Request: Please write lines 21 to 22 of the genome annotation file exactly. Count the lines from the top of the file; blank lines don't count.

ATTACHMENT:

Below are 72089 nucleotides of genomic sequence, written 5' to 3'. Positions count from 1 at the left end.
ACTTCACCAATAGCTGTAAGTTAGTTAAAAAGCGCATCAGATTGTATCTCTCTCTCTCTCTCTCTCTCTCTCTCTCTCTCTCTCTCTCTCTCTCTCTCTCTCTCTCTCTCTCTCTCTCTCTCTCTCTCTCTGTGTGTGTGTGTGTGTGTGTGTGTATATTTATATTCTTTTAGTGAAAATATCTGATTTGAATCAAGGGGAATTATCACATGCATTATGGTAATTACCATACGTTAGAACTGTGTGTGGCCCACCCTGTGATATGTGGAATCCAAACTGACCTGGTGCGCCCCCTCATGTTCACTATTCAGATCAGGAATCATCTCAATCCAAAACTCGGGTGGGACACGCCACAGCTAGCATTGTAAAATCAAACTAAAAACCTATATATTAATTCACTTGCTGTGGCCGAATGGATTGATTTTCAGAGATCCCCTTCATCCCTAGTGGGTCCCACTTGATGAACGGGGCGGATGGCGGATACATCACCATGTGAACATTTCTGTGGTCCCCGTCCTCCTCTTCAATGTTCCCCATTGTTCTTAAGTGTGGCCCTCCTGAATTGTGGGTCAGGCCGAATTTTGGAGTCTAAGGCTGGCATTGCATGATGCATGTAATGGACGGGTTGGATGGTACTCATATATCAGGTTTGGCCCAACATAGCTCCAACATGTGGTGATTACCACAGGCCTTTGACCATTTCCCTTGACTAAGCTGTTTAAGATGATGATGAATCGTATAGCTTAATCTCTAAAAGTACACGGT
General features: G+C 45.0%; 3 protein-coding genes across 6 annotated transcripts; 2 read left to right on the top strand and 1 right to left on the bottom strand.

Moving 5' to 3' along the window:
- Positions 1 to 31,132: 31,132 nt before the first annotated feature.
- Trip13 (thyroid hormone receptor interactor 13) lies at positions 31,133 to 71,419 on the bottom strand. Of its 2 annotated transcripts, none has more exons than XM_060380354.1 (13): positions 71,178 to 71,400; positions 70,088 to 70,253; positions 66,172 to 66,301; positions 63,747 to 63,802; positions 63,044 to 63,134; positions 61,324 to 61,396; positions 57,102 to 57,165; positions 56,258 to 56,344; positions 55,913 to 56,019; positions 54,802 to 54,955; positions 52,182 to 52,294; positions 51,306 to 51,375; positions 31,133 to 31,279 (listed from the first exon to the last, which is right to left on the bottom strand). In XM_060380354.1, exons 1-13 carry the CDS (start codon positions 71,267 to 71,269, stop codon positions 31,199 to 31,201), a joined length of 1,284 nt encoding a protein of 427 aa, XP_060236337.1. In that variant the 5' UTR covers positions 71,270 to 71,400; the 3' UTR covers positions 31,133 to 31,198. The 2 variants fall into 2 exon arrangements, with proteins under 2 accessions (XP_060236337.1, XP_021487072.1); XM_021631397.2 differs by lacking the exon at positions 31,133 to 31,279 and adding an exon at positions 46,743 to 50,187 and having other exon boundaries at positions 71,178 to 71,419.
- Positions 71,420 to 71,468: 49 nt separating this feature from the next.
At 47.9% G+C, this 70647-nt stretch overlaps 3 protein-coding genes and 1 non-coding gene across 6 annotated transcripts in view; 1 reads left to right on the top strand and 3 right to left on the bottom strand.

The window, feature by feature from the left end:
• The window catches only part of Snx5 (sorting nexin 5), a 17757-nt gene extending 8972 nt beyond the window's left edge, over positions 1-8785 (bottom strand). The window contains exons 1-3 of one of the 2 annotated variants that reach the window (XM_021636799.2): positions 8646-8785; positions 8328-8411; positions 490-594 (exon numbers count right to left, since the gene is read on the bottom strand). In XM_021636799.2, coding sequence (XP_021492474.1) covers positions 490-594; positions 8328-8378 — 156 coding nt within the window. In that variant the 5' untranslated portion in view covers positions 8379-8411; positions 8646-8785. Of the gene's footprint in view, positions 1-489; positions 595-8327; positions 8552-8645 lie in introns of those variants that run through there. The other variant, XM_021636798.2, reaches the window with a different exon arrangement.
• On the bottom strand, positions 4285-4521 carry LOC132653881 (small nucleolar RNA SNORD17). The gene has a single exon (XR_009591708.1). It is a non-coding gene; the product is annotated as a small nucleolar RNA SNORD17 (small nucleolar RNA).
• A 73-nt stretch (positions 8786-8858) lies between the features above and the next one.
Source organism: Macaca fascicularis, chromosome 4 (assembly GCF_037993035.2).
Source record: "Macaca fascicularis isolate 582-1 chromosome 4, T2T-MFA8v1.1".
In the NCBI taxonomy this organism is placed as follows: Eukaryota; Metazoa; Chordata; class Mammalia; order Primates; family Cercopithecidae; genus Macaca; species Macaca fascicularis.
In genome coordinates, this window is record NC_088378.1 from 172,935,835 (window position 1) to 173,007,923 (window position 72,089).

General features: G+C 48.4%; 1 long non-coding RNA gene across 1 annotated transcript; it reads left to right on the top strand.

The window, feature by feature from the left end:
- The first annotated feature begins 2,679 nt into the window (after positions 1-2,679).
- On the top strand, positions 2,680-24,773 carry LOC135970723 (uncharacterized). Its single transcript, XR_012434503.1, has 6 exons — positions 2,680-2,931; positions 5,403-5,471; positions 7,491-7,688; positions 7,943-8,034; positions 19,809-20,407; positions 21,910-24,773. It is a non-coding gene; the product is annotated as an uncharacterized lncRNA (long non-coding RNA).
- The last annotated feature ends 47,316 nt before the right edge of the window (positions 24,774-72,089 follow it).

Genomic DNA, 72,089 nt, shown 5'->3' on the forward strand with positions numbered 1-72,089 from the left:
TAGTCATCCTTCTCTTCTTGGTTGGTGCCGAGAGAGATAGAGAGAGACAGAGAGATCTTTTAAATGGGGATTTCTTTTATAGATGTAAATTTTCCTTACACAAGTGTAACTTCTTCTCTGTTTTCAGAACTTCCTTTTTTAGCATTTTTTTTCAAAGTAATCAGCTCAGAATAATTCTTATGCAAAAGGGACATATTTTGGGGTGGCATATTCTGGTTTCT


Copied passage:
- The last annotated feature ends 47,316 nt before the right edge of the window (positions 24,774-72,089 follow it).

Genomic DNA, 72,089 nt, shown 5'->3' on the forward strand with positions numbered 1-72,089 from the left: